The dog thinks about the cage late into the night. Finally, he lifts the latch with his nose, opens the door and wakes Little Kancil. When the little deer-mouse sees the huge dog’s teeth so close to him he jumps in fright and runs for his life! Out of the cage and into the night.
The dog laughs at the deer-mouse’s misfortune, curls up inside the cage and pulls the door closed with his paw. Tomorrow he will be a prince.
In the morning, when the farmer comes to the cage, he is confused to find his dog trapped in the cage and no deer-mouse. His dog’s tail wags expectantly. The farmer shakes his head with wonder at the way life always seems to surprise him, and let’s his dog out of the cage.

Friday, February 21, 2014

28 Stories - Study 24: 300 Men and God's Help

Fundamental: The Remnant and its Mission


Bible Story  

Gideon and his 32,000 men moved toward the enemy. Although greatly outnumbered, they knew God was with them.
“If God is for us, who can stand against us?” the men said to each other. As they marched toward the inevitable battle, encouraging comments moved from one soldier to the next. God was surely with them. He called Gideon. He formed them into an army. And He would help them defeat their enemy.
What happened the next morning came as a huge surprise to the men of Israel. Gideon came out of his tent looking ashen faced and bewildered. He called the men to assemble. When they had done so, he shouted, “God spoke to me last night.”
Murmurs rippled through the crowd. Every time God spoke to Gideon, something big happened. What would it be this time?
“God told me...” Gideon chewed his lip for a long moment scanning the masses of men. “Well, God told me our army is too big.”
A few men laughed. It couldn’t be true. God wouldn’t say such a ridiculous thing. There were 10 times as many well-armed men in the Midianite army. 32,000 was a big number, but not when compared to the sand on the seashore—and that’s what it looked like when you saw the camels of the Midianite forces.
Gideon continued, “I argued with Him. We are outnumbered as it is!” Men nodded and murmured their agreement. “But God assured me, there are too many men in this army—His army. He said this battle would be won by the Lord’s power not the power of men. If we have too many men, we will claim success for ourselves—as if we had won the battle by our own strength.”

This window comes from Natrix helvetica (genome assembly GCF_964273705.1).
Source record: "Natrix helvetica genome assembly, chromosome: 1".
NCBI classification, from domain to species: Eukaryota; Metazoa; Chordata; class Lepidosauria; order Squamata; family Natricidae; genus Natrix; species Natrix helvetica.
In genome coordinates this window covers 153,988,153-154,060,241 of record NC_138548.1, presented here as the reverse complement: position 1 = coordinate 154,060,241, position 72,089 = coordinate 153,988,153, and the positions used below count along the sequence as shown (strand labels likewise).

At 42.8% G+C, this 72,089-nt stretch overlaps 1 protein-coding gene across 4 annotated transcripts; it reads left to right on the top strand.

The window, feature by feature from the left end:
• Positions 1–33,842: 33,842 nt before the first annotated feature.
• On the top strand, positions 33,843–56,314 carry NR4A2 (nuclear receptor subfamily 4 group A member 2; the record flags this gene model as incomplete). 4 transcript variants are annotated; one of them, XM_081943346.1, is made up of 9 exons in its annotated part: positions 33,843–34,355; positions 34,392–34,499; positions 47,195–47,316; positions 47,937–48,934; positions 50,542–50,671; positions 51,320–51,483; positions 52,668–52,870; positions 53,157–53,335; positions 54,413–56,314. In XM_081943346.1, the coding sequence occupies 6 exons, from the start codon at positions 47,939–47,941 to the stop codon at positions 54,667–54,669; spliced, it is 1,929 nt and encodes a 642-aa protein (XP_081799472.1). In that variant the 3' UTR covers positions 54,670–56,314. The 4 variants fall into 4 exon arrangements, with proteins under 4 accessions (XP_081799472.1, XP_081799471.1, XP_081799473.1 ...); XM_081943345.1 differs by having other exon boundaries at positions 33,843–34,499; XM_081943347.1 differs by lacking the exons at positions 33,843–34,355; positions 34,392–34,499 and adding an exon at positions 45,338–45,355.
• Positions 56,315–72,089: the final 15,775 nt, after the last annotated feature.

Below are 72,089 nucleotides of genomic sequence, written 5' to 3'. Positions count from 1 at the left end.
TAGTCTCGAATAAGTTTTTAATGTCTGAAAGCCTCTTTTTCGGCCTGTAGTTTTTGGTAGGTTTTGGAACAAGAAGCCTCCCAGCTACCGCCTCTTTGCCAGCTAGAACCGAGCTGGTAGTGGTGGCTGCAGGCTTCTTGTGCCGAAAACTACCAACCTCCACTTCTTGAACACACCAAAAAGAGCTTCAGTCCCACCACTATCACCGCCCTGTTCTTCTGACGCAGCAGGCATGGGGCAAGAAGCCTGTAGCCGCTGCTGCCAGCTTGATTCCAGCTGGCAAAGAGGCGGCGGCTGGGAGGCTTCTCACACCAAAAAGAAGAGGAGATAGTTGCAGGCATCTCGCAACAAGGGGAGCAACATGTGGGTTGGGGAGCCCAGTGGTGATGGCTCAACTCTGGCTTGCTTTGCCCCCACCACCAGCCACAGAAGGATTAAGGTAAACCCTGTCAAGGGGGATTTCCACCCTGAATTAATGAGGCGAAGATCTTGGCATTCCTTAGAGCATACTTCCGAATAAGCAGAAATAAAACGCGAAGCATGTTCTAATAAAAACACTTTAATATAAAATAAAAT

Gideon paused, willing himself to say what God required, “So, God wants all the men who are afraid for any reason to go home.”
In the hearts of many of the men, where yesterday there had been only bravado and cheer, now a wave of panic pounded from inside their chests and butterflies were loosed in their bellies. A sudden cacophony filled the camp as 22,000 men dropped their swords and shields and fled for home. Only 10,000 men remained.
Gideon shook his head sadly and looked up at the sky. Is this what God had expected? Only one third of the army remained. Surely God knew the beginning from the end but this made no sense. What kind of army sent perfectly healthy men home?
Gideon consulted God and was dumbfounded when God repeated His message from the night before, “You still have too many men.” Then God devised a test—a way to reduce the army that would show it had nothing to do with the strength of the men.
They walked to a stream and as they crossed, God told Gideon to separate them into two groups—those who drank using their hand as a scoop and those who knelt to drink. Gideon watched as every man drank. When the two groups were finalised, God told Gideon, “Keep the ones who drank out of their hands.”
To Gideon’s dismay, only 300 men had used their hands to drink. The other 9,700 were sent home. All that remained was a ragtag band of 300 men. But it was as God had commanded.
That night, camped just over the mountain from the enemy, Gideon tossed and turned in his sleep. It made no sense. Surely God needed some help! He couldn’t win the battle without at least a small army. But 300 men was nothing. Fitfully, Gideon woke every few minutes to find that it was not a bad dream—this was reality. He was about to face an army of hundreds of thousands with just 300 men.